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How Safe is GFSCK?

Question asked by dannyman on Jun 13, 2014
Latest reply on Jun 17, 2014 by junjun_olympia
We had an incident where several hosts lost power.  When they were brought online, several disks didn't come up fast enough.  I "added" the disks back in via the WebUI.  (NOTE: don't re-add disks via WebUI ... un-comment them from `/opt/mapr/conf/disktab` instead ...)

Now we have occasional errors across the filesystem at specific points.  So, I started to follow the procedure on the gfsck manual to iterate through each node, each container, take the container offline, run local hadoop fsck ... local fsck ran okay on all the nodes/sps that were impacted.  No errors reported.

When I went to run fsck (in report errors mode) on our CLDB node the devs reported problems, so I aborted local fsck on an SP.  The SP was then left in an inconsistent state and could not be re-added.  The fix ended up being to un-comment the entry in `/opt/mapr/conf/disktab` (!?huh?!) and restart warden, and the SP was back online.  Yay!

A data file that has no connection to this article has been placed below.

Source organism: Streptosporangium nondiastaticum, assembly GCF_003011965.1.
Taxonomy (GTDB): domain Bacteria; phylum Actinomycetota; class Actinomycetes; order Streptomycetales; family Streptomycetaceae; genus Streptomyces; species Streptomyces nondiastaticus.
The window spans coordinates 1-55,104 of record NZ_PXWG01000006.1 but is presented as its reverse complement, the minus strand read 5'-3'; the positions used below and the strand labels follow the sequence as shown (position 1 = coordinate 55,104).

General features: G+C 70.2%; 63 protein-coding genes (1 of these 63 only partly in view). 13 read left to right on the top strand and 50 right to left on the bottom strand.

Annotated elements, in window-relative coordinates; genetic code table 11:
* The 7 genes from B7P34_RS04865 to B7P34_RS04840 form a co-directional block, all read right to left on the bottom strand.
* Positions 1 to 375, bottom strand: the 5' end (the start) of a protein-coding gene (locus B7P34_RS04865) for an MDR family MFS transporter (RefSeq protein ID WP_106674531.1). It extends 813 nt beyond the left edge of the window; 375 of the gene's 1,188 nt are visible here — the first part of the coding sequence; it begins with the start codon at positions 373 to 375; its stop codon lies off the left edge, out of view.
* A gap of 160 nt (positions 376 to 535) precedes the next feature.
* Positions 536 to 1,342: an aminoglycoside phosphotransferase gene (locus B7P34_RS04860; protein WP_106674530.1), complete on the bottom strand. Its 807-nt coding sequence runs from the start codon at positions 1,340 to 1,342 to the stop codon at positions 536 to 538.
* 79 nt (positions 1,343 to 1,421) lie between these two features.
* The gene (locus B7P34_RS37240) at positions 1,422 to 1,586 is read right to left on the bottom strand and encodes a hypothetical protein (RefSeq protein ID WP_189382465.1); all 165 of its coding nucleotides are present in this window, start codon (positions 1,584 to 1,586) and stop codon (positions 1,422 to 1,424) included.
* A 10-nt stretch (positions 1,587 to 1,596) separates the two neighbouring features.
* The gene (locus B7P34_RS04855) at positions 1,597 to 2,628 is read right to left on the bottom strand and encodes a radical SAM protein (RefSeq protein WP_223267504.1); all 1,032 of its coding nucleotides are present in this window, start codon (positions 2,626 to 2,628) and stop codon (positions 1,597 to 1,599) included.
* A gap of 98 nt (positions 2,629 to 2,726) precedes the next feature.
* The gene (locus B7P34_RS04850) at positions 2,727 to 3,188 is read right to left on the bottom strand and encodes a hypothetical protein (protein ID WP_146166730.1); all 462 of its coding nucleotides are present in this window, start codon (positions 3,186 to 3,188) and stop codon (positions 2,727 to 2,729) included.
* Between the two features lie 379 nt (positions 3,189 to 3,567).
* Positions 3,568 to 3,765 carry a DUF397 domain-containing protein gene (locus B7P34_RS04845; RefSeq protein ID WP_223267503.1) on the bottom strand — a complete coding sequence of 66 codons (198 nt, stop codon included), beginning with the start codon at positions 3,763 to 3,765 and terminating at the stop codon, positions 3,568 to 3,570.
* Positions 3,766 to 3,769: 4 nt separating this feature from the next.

At this point, my think is that in adding new containers back through the web UI on downed nodes, I killed some data, and that the errors we hit on various directories across the filesystem are due to pointers to missing data.  I'd like to "fix" that, and in our case, regenerating lost data is no big problem for us.  I'd like to run gfsck.

The questions are:

 1. Is gfsck safe?  Ever since aborting local fsck left an SP in a state where we could not add it, we are wary ...
 2. Does gfsck require the filesystem to go offline?
 3. How long does gfsck take?  Let's say it takes us an hour to check one SP, and we have 20 nodes with 3 SPs each ... would gfsck need 60 hours to run?

`maprcli dump volumeinfo` reports 4747 containers in the volume.  5 look like this:

                        "Master":"unknown ip (0)-0-VALID",
                        "OwnedSizeMB":"15.03 GB",
                        "SharedSizeMB":"15.03 GB",
                        "LogicalSizeMB":"32.93 GB",
                        "TotalSizeMB":"15.03 GB",
                        "Mtime":"Tue May 20 19:16:19 PDT 2014",